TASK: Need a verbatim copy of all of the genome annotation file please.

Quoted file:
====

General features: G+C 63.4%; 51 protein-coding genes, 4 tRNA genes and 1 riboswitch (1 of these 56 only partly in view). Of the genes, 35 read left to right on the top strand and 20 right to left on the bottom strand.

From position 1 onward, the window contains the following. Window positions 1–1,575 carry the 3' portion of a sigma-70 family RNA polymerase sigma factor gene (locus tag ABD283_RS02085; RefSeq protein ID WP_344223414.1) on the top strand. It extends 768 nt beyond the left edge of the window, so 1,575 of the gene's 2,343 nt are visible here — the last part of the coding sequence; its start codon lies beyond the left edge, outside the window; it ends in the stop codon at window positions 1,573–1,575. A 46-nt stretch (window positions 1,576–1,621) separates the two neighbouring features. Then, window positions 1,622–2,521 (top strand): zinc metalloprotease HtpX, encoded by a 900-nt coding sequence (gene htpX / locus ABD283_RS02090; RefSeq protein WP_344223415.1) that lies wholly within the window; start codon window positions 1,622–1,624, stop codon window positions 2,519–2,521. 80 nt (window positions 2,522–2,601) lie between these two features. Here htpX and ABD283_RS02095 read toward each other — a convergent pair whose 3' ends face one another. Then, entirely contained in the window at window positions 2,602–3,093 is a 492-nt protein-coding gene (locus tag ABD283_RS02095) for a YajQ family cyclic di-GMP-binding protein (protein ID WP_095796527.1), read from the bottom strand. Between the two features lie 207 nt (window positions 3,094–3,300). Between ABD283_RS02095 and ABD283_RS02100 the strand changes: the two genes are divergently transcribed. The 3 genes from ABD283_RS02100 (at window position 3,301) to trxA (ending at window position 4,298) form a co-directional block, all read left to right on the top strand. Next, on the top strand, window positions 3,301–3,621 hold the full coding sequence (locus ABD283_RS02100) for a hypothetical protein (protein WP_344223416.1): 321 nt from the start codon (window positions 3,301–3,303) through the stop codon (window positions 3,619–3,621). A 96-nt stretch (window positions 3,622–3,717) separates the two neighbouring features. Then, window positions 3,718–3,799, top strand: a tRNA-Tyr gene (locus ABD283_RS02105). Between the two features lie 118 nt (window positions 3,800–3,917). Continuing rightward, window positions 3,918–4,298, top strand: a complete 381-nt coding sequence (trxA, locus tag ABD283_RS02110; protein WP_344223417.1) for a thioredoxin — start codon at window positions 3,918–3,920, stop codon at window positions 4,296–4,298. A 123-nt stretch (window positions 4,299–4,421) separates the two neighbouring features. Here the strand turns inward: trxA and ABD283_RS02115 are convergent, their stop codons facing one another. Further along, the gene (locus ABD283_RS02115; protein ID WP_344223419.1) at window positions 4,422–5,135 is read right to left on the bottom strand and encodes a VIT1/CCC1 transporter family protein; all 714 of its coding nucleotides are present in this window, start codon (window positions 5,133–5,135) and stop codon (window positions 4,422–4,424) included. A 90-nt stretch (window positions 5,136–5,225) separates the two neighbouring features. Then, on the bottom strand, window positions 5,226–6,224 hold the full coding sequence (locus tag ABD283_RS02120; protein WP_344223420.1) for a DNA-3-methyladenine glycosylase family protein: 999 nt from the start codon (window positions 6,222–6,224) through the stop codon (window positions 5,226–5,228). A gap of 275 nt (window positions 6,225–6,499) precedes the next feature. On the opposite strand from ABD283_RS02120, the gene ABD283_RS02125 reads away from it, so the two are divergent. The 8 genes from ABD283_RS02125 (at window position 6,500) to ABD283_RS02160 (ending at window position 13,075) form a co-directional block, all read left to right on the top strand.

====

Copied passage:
General features: G+C 63.4%; 51 protein-coding genes, 4 tRNA genes and 1 riboswitch (1 of these 56 only partly in view). Of the genes, 35 read left to right on the top strand and 20 right to left on the bottom strand.

From position 1 onward, the window contains the following. Window positions 1–1,575 carry the 3' portion of a sigma-70 family RNA polymerase sigma factor gene (locus tag ABD283_RS02085; RefSeq protein ID WP_344223414.1) on the top strand. It extends 768 nt beyond the left edge of the window, so 1,575 of the gene's 2,343 nt are visible here — the last part of the coding sequence; its start codon lies beyond the left edge, outside the window; it ends in the stop codon at window positions 1,573–1,575. A 46-nt stretch (window positions 1,576–1,621) separates the two neighbouring features. Then, window positions 1,622–2,521 (top strand): zinc metalloprotease HtpX, encoded by a 900-nt coding sequence (gene htpX / locus ABD283_RS02090; RefSeq protein WP_344223415.1) that lies wholly within the window; start codon window positions 1,622–1,624, stop codon window positions 2,519–2,521. 80 nt (window positions 2,522–2,601) lie between these two features. Here htpX and ABD283_RS02095 read toward each other — a convergent pair whose 3' ends face one another. Then, entirely contained in the window at window positions 2,602–3,093 is a 492-nt protein-coding gene (locus tag ABD283_RS02095) for a YajQ family cyclic di-GMP-binding protein (protein ID WP_095796527.1), read from the bottom strand. Between the two features lie 207 nt (window positions 3,094–3,300). Between ABD283_RS02095 and ABD283_RS02100 the strand changes: the two genes are divergently transcribed. The 3 genes from ABD283_RS02100 (at window position 3,301) to trxA (ending at window position 4,298) form a co-directional block, all read left to right on the top strand. Next, on the top strand, window positions 3,301–3,621 hold the full coding sequence (locus ABD283_RS02100) for a hypothetical protein (protein WP_344223416.1): 321 nt from the start codon (window positions 3,301–3,303) through the stop codon (window positions 3,619–3,621). A 96-nt stretch (window positions 3,622–3,717) separates the two neighbouring features. Then, window positions 3,718–3,799, top strand: a tRNA-Tyr gene (locus ABD283_RS02105). Between the two features lie 118 nt (window positions 3,800–3,917). Continuing rightward, window positions 3,918–4,298, top strand: a complete 381-nt coding sequence (trxA, locus tag ABD283_RS02110; protein WP_344223417.1) for a thioredoxin — start codon at window positions 3,918–3,920, stop codon at window positions 4,296–4,298. A 123-nt stretch (window positions 4,299–4,421) separates the two neighbouring features. Here the strand turns inward: trxA and ABD283_RS02115 are convergent, their stop codons facing one another. Further along, the gene (locus ABD283_RS02115; protein ID WP_344223419.1) at window positions 4,422–5,135 is read right to left on the bottom strand and encodes a VIT1/CCC1 transporter family protein; all 714 of its coding nucleotides are present in this window, start codon (window positions 5,133–5,135) and stop codon (window positions 4,422–4,424) included. A 90-nt stretch (window positions 5,136–5,225) separates the two neighbouring features. Then, on the bottom strand, window positions 5,226–6,224 hold the full coding sequence (locus tag ABD283_RS02120; protein WP_344223420.1) for a DNA-3-methyladenine glycosylase family protein: 999 nt from the start codon (window positions 6,222–6,224) through the stop codon (window positions 5,226–5,228). A gap of 275 nt (window positions 6,225–6,499) precedes the next feature. On the opposite strand from ABD283_RS02120, the gene ABD283_RS02125 reads away from it, so the two are divergent. The 8 genes from ABD283_RS02125 (at window position 6,500) to ABD283_RS02160 (ending at window position 13,075) form a co-directional block, all read left to right on the top strand.